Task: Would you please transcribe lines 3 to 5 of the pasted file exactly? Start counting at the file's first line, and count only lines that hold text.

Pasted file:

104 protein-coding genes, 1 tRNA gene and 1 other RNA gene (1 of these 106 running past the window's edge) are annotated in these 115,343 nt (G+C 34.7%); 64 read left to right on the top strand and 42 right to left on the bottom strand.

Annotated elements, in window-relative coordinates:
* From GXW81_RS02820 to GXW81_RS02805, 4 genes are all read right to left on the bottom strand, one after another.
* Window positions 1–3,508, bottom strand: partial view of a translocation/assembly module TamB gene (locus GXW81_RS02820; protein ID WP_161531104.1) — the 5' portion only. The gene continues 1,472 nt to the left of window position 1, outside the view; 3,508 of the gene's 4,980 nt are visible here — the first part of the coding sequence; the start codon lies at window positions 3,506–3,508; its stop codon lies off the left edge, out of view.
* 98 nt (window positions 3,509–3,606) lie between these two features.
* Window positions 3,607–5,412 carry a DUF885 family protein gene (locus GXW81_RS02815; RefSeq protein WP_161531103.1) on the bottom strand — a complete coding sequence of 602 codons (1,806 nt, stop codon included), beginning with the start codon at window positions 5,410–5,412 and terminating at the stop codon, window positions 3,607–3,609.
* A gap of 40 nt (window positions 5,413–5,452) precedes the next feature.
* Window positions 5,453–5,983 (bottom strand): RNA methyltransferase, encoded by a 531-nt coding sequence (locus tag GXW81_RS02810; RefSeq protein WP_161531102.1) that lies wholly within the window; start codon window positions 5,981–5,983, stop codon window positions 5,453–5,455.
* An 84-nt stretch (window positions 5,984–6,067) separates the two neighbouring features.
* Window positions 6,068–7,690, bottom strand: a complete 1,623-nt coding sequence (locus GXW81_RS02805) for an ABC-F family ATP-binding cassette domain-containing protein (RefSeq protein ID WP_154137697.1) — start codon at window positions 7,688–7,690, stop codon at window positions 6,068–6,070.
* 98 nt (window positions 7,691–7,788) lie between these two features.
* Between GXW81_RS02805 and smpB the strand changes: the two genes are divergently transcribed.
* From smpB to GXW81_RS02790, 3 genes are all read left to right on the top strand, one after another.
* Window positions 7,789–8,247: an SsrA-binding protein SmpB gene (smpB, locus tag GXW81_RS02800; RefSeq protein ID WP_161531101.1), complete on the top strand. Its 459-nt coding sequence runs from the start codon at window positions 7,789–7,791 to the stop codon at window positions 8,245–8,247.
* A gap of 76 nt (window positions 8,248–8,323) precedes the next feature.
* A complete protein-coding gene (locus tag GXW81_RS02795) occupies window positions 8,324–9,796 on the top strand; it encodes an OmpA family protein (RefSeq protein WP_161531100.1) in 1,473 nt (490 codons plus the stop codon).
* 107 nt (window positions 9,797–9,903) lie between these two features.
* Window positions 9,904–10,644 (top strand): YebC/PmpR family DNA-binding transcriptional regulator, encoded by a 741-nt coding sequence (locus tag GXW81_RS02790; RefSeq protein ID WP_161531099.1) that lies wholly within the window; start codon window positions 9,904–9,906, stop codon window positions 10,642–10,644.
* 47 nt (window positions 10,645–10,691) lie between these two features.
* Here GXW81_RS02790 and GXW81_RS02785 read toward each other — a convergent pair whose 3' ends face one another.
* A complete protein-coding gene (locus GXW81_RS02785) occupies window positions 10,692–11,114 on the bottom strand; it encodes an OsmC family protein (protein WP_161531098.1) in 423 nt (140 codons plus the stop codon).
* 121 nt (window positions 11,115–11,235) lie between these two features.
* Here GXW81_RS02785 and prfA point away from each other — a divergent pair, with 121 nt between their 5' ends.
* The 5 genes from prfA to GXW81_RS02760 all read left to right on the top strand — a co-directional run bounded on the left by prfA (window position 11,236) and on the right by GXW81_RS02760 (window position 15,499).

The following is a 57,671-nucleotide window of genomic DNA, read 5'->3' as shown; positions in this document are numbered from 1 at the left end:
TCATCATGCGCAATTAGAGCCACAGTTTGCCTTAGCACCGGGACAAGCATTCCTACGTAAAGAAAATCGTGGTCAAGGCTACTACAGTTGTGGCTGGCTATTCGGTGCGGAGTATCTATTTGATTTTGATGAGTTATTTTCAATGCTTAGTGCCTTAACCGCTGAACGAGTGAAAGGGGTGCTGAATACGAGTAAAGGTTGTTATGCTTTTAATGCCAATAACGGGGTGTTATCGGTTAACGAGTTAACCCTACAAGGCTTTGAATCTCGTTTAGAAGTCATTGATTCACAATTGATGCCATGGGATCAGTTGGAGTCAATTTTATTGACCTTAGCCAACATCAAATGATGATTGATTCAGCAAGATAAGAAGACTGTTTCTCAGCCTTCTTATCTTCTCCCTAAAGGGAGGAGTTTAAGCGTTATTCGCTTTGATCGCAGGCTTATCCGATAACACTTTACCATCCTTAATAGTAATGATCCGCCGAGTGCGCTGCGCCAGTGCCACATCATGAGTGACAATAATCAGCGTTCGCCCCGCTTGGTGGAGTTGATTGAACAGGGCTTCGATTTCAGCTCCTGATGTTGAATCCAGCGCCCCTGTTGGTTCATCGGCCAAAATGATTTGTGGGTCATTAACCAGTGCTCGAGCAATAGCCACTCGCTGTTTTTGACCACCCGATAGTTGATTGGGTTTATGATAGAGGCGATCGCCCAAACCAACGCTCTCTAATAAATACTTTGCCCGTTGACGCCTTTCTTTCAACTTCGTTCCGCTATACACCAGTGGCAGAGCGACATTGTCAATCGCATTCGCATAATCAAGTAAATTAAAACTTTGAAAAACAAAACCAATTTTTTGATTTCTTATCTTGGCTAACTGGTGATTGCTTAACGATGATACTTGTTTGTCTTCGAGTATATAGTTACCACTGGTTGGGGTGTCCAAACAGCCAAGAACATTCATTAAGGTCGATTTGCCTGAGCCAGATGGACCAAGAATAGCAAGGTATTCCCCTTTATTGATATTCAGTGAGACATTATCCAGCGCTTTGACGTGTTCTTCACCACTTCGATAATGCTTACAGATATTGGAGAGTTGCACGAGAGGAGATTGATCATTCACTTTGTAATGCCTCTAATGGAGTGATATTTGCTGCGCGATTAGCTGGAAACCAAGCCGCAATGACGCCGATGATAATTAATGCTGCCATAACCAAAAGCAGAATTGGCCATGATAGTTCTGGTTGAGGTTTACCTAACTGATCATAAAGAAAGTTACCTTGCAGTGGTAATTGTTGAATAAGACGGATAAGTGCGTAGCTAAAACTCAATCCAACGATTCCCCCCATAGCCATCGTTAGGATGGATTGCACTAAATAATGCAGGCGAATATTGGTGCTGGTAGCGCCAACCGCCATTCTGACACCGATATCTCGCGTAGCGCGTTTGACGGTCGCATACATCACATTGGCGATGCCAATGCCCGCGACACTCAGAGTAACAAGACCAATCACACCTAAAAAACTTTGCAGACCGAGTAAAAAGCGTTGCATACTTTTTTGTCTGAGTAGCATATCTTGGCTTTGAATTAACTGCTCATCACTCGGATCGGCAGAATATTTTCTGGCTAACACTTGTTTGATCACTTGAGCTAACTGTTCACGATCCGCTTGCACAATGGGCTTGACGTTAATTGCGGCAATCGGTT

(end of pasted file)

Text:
* From GXW81_RS02820 to GXW81_RS02805, 4 genes are all read right to left on the bottom strand, one after another.
* Window positions 1–3,508, bottom strand: partial view of a translocation/assembly module TamB gene (locus GXW81_RS02820; protein ID WP_161531104.1) — the 5' portion only. The gene continues 1,472 nt to the left of window position 1, outside the view; 3,508 of the gene's 4,980 nt are visible here — the first part of the coding sequence; the start codon lies at window positions 3,506–3,508; its stop codon lies off the left edge, out of view.
* 98 nt (window positions 3,509–3,606) lie between these two features.